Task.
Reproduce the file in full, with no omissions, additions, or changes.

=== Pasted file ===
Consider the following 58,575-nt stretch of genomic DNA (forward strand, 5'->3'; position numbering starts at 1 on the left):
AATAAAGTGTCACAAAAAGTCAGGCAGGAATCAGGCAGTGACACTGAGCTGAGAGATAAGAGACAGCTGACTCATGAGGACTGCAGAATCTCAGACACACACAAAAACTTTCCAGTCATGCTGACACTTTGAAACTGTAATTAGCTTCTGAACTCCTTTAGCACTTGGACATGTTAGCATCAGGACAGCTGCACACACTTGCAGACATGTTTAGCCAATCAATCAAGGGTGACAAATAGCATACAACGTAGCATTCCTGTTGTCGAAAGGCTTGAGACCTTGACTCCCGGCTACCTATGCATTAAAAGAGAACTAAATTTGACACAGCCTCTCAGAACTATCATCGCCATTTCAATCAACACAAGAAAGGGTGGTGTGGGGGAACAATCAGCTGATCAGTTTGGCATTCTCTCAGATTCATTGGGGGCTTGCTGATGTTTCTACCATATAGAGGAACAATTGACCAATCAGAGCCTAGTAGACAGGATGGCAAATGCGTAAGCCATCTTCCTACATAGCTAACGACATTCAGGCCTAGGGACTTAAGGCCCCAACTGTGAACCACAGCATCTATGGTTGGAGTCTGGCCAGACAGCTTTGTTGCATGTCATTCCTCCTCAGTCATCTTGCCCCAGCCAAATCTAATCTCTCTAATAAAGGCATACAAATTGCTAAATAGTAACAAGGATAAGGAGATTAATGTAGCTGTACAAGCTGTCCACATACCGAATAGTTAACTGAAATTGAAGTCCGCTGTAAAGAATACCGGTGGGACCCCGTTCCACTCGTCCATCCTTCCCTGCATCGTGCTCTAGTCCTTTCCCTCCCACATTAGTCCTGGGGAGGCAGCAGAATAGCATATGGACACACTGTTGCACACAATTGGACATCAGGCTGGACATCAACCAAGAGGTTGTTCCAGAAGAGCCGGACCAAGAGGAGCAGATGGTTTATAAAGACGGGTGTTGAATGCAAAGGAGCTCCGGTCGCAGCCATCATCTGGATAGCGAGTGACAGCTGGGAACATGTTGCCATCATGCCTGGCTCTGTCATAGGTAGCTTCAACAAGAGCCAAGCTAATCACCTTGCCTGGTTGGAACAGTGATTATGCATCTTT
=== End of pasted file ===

Consider the following 58,575-nt stretch of genomic DNA (forward strand, 5'->3'; position numbering starts at 1 on the left):
AATAAAGTGTCACAAAAAGTCAGGCAGGAATCAGGCAGTGACACTGAGCTGAGAGATAAGAGACAGCTGACTCATGAGGACTGCAGAATCTCAGACACACACAAAAACTTTCCAGTCATGCTGACACTTTGAAACTGTAATTAGCTTCTGAACTCCTTTAGCACTTGGACATGTTAGCATCAGGACAGCTGCACACACTTGCAGACATGTTTAGCCAATCAATCAAGGGTGACAAATAGCATACAACGTAGCATTCCTGTTGTCGAAAGGCTTGAGACCTTGACTCCCGGCTACCTATGCATTAAAAGAGAACTAAATTTGACACAGCCTCTCAGAACTATCATCGCCATTTCAATCAACACAAGAAAGGGTGGTGTGGGGGAACAATCAGCTGATCAGTTTGGCATTCTCTCAGATTCATTGGGGGCTTGCTGATGTTTCTACCATATAGAGGAACAATTGACCAATCAGAGCCTAGTAGACAGGATGGCAAATGCGTAAGCCATCTTCCTACATAGCTAACGACATTCAGGCCTAGGGACTTAAGGCCCCAACTGTGAACCACAGCATCTATGGTTGGAGTCTGGCCAGACAGCTTTGTTGCATGTCATTCCTCCTCAGTCATCTTGCCCCAGCCAAATCTAATCTCTCTAATAAAGGCATACAAATTGCTAAATAGTAACAAGGATAAGGAGATTAATGTAGCTGTACAAGCTGTCCACATACCGAATAGTTAACTGAAATTGAAGTCCGCTGTAAAGAATACCGGTGGGACCCCGTTCCACTCGTCCATCCTTCCCTGCATCGTGCTCTAGTCCTTTCCCTCCCACATTAGTCCTGGGGAGGCAGCAGAATAGCATATGGACACACTGTTGCACACAATTGGACATCAGGCTGGACATCAACCAAGAGGTTGTTCCAGAAGAGCCGGACCAAGAGGAGCAGATGGTTTATAAAGACGGGTGTTGAATGCAAAGGAGCTCCGGTCGCAGCCATCATCTGGATAGCGAGTGACAGCTGGGAACATGTTGCCATCATGCCTGGCTCTGTCATAGGTAGCTTCAACAAGAGCCAAGCTAATCACCTTGCCTGGTTGGAACAGTGATTATGCATCTTT